homeschool convention

Homeschool Convention Memories and Tips

The first homeschool convention I ever went to was in 1997 in Wichita, Kansas. Laura was four years old and Rebecca was just beginning to toddle. I wasn’t seriously considering homeschooling at that time, but a friend of mine was and she invited me to go to the convention with her. We bought vendor hall passes and went one evening just to browse and shop.

We received a tote box full of literature and samples as we went in the door. Yes, a tote box. Apparently they were meant to be sturdier than bags? I don’t know. The handles soon broke and we had to carry them in our arms. If I had known then what I know now, I would have taken my own heavy-duty bag. Or better yet, a wheeled suitcase. We collected more information as we went around the hall and our boxes got heavier and heavier. I was just blown away by all the options… and encouraged to reconsider homeschooling my children.

Two years later, after Laura’s kindergarten year at home, I attended the convention in Portland, Oregon with my sister-in-law. We spent the whole day there. Lyle kept Laura that day, and I took Rebecca with me. I had our double stroller and that gave me the whole second compartment for stashing catalogs and purchases. The stroller was cumbersome to navigate, but it sure was handy for keeping my preschooler and all our “stuff” contained. Late in the day, when Rebecca was ready for a nap, I just leaned her seat back and pulled the canopy down over her and then walked around and around and around the vendor hall, and even outside a little bit,until she went to sleep. That was the day I discovered comfy shoes are a must. 

Over the years since then I’ve attended around 80 homeschool conventions by my best count. With the exception of those first two, I’ve been a representative for Sonlight at almost all of them. At some conventions we are so busy I never have a chance to leave my booth. At others, I’ve had time to stroll around and visit other vendor booths… and even slip into a workshop now and then.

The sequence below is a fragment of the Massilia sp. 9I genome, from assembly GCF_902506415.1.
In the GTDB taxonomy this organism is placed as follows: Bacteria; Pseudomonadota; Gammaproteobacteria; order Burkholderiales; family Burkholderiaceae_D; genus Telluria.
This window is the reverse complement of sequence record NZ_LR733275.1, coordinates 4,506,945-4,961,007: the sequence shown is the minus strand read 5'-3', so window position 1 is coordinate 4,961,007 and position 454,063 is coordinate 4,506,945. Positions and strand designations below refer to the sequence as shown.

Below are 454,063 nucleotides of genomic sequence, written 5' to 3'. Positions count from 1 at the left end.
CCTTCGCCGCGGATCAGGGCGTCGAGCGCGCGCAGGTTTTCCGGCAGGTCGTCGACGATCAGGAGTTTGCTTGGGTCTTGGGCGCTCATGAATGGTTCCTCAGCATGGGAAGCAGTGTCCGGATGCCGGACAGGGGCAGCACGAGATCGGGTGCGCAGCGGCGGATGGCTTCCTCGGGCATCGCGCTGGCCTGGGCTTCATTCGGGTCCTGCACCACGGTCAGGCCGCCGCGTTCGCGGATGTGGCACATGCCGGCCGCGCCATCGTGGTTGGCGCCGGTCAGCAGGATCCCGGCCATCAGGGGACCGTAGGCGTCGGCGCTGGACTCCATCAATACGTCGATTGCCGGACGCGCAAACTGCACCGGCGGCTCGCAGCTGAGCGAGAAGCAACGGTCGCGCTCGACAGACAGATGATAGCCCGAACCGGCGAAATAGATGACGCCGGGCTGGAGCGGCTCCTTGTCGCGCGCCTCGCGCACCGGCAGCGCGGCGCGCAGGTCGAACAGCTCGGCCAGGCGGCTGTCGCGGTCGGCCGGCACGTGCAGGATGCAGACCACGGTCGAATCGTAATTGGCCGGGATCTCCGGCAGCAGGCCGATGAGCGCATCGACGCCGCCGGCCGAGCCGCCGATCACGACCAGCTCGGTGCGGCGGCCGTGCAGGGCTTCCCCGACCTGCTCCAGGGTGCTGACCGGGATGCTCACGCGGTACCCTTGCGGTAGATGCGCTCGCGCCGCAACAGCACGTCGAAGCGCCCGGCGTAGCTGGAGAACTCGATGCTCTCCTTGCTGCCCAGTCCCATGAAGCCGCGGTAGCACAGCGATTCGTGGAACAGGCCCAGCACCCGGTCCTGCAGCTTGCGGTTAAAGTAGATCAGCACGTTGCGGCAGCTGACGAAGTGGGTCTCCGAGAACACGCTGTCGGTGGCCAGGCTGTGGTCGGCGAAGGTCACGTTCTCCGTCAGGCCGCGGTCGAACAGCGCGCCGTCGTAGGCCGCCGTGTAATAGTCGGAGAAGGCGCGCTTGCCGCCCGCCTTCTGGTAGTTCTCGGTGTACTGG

Naturally I’ve picked up a few tips and observations. I mentioned the wheeled cart (or stroller) and comfy shoes. Not all events allow wheels, so be sure to check about that before you go. A sturdy backpack would probably be a good alternative, if you can’t take something with wheels.

Some events are very kid-friendly with planned activities and hands-on booths for the kids. Others don’t allow young kids in the vendor hall at all. Personally, I think you’ll get more out of the event if you’re able to plan to leave the kids with someone else for the day. At one event recently I was trying to help one mom whose unhappy toddler in the stroller screamed the whole time we were talking. That was very distracting and frustrating for both of us.

There are times when the vendor hall is very busy and you may not be able to get into a particular booth you want to visit, or the line may be long. An insider tip to get around that issue is to plan to skip one workshop and do your shopping during that time slot. The vendor hall is usually much slower during workshops.

One other insider tip I want to mention is to take printed address labels with you. If you have some of the freebie ones that come in the mail occasionally, great! Those’ll do! If not, you can print your own. You may want to anyway, to include your phone number and email address. That makes it so quick and handy to enter drawings and provide that info when you are placing an order. Plus it helps the vendor who may struggle to read your handwriting.

Do you have other tips I haven’t mentioned?


  • Lorelei Ketcherside

    What is the appeal of homeschool conventions? We have a huge one practically in my backyard. As we're members of several local homeschool groups and I'm neither burned out nor shopping for curriculum, I'm not exactly getting the appeal.
    Why do you most like to go?

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